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In memoriam: Donald 'Digger' Gorman, beloved U of T Earth sciences professor

Donald Gorman poses with images of his time in the Royal Canadian Navy during the Second World War (photo courtesy of Kevin Van Paassen/Sunnybrook)

One of those special bright stars. Extremely knowledgeable – the original Google before Google was invented. A remarkable colleague and friend. The perfect gentleman.

Those are just some of the ways friends and colleagues described Donald “Digger” Gorman, who died earlier this year at the age of 98. Before he retired, Gorman had taught in the the University of Toronto’s department of Earth sciences (then Geology) in the Faculty of Arts & Science for more than 40 years.

“Professor Gorman was a truly remarkable colleague and friend,” remembers Jeff Fawcett, emeritus professor in the department of Earth sciences.

“His impact on students as a teacher, mentor and friend set a standard that many would try to emulate but none could match. He was interested in students as people, especially if they showed any interest in minerals, mineral exploration and geology. He opened doors for them in terms of summer and permanent employment.

“He was friendly, relaxed, approachable and would always make time to hear their views.”

Donald Digger gorman at work in a lab
Born in Fredericton, N.B in 1922, Gorman earned a bachelor of science degree at the University of New Brunswick in 1947 before studying economic geology as a Beaverbrook Scholar at the Royal School of Mines in London, England from 1948 to 1949 – a degree that was interrupted briefly by his service in the Royal Canadian Navy during the Second World War. He’d become enthralled by minerals at UNB and arrived in Toronto with a $500 scholarship cheque and two letters of recommendation from the school’s professors.

 

“When I got up here, I had my eyes wide open as to just how advanced U of T was,” Gorman recalled a few years ago. On the advice of U of T’s world-renowned mineralogy professor, Martin Peacock and others, Gorman took six undergraduate courses to ensure he was up to speed.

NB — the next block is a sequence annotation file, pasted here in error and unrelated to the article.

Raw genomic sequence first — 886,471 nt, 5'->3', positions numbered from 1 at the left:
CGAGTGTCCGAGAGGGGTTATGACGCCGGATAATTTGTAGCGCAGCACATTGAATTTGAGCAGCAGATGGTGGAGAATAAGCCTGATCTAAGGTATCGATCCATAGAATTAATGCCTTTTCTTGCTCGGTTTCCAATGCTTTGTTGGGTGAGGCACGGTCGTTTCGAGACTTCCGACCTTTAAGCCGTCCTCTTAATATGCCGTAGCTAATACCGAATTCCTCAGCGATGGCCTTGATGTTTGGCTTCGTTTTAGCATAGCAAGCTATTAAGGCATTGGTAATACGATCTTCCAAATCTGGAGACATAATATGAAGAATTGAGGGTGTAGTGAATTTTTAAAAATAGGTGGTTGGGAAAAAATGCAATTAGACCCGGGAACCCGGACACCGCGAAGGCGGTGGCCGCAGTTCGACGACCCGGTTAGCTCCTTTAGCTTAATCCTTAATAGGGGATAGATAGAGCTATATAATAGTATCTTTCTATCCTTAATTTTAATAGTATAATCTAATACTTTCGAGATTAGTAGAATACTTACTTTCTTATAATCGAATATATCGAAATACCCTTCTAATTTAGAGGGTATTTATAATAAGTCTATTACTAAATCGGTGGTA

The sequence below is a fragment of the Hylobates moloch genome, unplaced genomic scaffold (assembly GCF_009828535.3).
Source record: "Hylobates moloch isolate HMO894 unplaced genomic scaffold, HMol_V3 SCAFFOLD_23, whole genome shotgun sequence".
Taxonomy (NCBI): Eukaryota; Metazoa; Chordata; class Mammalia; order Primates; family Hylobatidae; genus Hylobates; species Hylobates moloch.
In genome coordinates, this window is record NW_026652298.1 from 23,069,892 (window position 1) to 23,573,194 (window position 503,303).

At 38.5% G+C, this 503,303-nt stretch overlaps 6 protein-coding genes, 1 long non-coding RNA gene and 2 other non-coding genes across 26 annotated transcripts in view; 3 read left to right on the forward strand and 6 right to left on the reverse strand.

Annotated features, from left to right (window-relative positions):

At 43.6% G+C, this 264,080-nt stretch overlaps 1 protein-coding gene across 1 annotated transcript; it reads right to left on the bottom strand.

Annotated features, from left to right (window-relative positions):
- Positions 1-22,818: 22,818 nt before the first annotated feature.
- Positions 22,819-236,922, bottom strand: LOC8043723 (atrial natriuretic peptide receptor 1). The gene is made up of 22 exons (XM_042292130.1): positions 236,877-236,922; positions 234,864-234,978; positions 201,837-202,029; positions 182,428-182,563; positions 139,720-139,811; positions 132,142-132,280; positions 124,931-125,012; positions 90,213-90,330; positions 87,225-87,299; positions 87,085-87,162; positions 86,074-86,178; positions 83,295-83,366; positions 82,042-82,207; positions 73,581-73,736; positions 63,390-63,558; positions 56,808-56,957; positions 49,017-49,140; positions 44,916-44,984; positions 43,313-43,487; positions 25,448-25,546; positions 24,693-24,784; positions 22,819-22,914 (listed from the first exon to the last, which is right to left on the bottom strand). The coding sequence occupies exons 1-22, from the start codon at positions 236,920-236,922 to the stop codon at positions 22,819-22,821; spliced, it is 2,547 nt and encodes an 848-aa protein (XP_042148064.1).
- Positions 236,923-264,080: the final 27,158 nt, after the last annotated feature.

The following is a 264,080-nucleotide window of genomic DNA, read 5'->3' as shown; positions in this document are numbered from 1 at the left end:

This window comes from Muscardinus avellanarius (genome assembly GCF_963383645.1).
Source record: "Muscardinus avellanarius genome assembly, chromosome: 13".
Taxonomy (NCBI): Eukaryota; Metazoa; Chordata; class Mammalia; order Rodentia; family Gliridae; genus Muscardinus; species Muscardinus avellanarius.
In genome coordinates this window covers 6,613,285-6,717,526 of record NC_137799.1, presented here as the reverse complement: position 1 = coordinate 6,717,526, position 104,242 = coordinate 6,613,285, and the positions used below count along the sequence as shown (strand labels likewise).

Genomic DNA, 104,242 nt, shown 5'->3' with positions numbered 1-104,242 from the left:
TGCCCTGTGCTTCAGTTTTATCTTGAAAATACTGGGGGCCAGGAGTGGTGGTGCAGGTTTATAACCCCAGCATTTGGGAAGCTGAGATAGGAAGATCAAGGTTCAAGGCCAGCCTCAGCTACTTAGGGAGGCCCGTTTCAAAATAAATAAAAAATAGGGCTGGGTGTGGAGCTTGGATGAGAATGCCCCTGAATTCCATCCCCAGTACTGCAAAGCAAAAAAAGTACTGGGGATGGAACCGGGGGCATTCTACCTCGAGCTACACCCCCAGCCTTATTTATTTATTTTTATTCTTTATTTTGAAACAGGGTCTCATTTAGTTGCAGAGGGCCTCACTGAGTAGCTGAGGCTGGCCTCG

“I guess I did, shall I say, so well in the undergraduate courses that Professor Peacock said it wouldn’t be necessary for me to take a master’s degree,” Gorman recalled. “He wouldn’t hold me up and put me directly into the PhD program. That started me out in 1948 as a full-fledged graduate student under the world-renowned Professor Peacock.”

He earned his PhD in 1957 from U of T, where he would teach mineralogy for 41 years.

He will be remembered for setting students up for their geoscience careers with the skills to recognize the important common minerals – as well as the less common ones, says John Gittins, U of T emeritus professor who enjoyed a 60-year friendship with Gorman.

“His approach was that it was all very well to send back a mineral you could not identify in the field for identification with a million dollars’ worth of instrumentation, but if it was chalcopyrite that you had confused with pyrite, the error might have cost your company a mine and you could expect to be drawing unemployment insurance soon,” Gittins says. “He stressed the practical needs of a mining exploration geologist. Decades of our graduates have taken with them that skill.”

It wasn’t just these practical lessons that set him apart, but also his listening skills and desire to help students excel.

“Digger was a great listener and it is one of the many traits students remember and loved him for. His door was never closed when he was in the department,” Gittins recalls. “His time was yours for as long as was needed. A comforting arm around the shoulder sent many a student back to facing whatever had brought them to see him.”

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Earth sciences Professor Ed Spooner (left( with Donald Gorman (right).

Beyond U of T, Gorman was a popular lecturer at the Royal Ontario Museum and the Walker Mineralogical Club, the oldest mineral club in Canada, which named him its honourary president in 1981. In 2009, he was inducted into the Canadian Mining Hall of Fame after being nominated by his long-time friend and colleague Fawcett.

In 1981, the International Mineralogical Association approved the name “Gormanite” for a newly discovered mineral. In 2004, he was included on U of T’s list of Great Teachers from the Past, a select group of 96 former faculty members that includes only one other Earth scientist.

Gorman’s impact on students and the mining field will continue through the D.H. Gorman Explorers Fund Graduate Scholarship. Created in 2009 by alumnus Keith Barron to honour his beloved former professor, the scholarship provides undergraduate and graduate Earth sciences students with much-needed funding so they can focus on their studies and continue their research. 

“I am so very pleased and delighted that students have benefitted from the scholarship, and have been able to support their studies and remain in Earth sciences,” says Barron, who received his bachelor of science in Earth sciences in 1985 and established the Gorman scholarship in 2009. “Digger's legacy is alive and well.” 

Predeceased by his wife Reta, Gorman a proud father of five children and is fondly remembered by his 10 grandchildren and 11 great-grandchildren.

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